Obviously, I’m being facetious, but let’s be brutally honest with ourselves for a moment. Smoking is bad, but so many people do it. The CDC reported that “cigarette smoking is responsible for more than 480,000 deaths per year in the United States, including more than 41,000 deaths resulting from secondhand smoke exposure.” That’s roughly one out of every five people that die annually, or 1,300 deaths that occur every day, due to cigarette smoke. Plus, research has shown that smokers, on average, die 10 years earlier than nonsmokers. Those numbers might make a good point, but seriously, I’m pretty sure it doesn’t take a trained professional to come to the conclusion that nicotine is a poor substitute for air…

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Ok, I’m done picking on smokers for the moment. I’m not trying to be insensitive, but I did want to point out, what should be, the obvious. For something as bad as it is, there sure is a lot of people doing it. What’s more, is the fact that it’s not only detrimental for an individual’s health, but it’s also devastating to their wallet; $5,000 a year devastating. That’s the rational argument though, not the eye-opening one. Deadly habits like regularly smoking or drinking, aren’t habits that can be rationalized away because it’s not a lack of intellect that causes them. Mark Twain was a genius, but he was just as troubled with smoking as the next guy. One of his more humorous quotes was about his dependence. He said, “Giving up smoking is the easiest thing in the world. I know because I've done it thousands of times.” His dependence wasn’t because he was stupid or undisciplined, it was because it was so deeply rooted in his routines. Whenever he ate, he smoked. Whenever he wrote, he smoked. Whenever he smoked, he smoked. Some could say it’s really a wonder that he didn’t manage to find some way to smoke while he was asleep, but that’s beside the point. What’s most troubling is the fact that he was a highly intelligent man that was subdued to his urge to do something that can’t possibly be interpreted as being beneficial, despite his effort. If someone of his stature can be so trapped by their animalistic behaviors, what hope does the rest of us have? Luckily, it’s not as big of a deal as you might think it is.

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First off, cues don't need to be tones, brand names or the oily scent of french fries to be effective, they can literally be anything that makes an association. A cue could be triggered by the presence of a particular person, a set of thoughts, or thought pattern, temperature in the room, light shining through the window, or the result after an emotional response. In Eugene's case, it was the same trees and the way the houses were arranged that guided him through the impossible labyrinth of walking around the block and back to his house. For Clive, having the music in front of him and a piano to play, his fingers naturally took action to play a beautiful piece. If we want to give an example of companies and products, Kodak created an association in people’s minds that vacations equal pictures. Pepsodent revolutionized toothpaste by making brushing your teeth, tingle. Then they created the association that tingle equals clean. Almost every floor cleaner on the market makes suds when you use it, which makes the impression in people’s heads that suds equal sanitized. None of these things actually added to the benefit of the product, but they give the illusion that it does and acts as a cue to solidify a new habit to use them continuously.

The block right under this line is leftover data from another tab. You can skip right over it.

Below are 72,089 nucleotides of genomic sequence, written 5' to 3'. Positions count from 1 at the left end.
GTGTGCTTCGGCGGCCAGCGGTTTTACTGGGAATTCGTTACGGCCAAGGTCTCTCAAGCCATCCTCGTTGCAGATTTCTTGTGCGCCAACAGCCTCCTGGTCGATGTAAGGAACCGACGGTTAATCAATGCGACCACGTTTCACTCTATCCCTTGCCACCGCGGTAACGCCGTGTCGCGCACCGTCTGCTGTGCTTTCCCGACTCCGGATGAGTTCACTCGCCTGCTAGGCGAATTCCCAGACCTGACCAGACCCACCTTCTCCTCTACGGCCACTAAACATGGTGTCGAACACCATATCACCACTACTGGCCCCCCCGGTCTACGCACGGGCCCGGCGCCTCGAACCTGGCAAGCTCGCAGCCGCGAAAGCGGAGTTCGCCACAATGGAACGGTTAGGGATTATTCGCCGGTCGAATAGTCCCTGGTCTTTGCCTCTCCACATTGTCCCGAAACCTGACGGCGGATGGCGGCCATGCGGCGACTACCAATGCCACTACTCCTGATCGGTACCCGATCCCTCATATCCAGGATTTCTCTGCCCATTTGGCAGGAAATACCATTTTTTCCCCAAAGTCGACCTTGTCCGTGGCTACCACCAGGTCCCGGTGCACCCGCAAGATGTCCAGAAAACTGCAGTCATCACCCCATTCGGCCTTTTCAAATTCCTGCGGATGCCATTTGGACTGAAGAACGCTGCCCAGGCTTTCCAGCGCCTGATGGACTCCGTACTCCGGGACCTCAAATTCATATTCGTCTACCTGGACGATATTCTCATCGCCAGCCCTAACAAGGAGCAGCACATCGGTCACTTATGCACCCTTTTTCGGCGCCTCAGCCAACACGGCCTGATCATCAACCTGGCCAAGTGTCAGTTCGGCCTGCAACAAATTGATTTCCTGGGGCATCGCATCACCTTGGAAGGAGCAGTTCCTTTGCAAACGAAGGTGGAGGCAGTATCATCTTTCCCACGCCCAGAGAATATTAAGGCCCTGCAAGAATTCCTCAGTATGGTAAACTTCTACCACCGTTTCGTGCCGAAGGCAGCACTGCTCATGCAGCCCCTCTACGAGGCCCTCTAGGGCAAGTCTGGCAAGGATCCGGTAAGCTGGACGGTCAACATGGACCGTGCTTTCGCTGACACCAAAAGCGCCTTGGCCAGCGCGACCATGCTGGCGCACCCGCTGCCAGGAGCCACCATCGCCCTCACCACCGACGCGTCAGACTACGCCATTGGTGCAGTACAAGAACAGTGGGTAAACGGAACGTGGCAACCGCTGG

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You might ask “why is all of this so important? How does that information help anyone?” Well, I want you to think about it like this: A habit is as easy to break, as it is to replace one reward with another. More specifically, if you can satisfy an urge that is being prompted by a cue, without following your old routine, you’ve successfully broken the habit. See, the key lesson here is that you aren’t trying to attack a habit dead on. You are merely reprogramming it with a new routine. So, if I wanted to give up smoking cigarettes, one way I could do this is to replace the routine of reaching for a cigarette, with reaching for something else that will satisfy the urge to smoke. For some people, chewing gum does this fairly well, others tend to eat more. That’s the number one reason that people who give up smoking have weight gain; it’s the oral fixation they are satisfying. Luckily, if you choose a non-sweetened gum, you won’t have to worry about that aspect, but changing the reward alone isn’t always powerful enough to create permanent change. In these cases, it’s important to disrupt the routine entirely.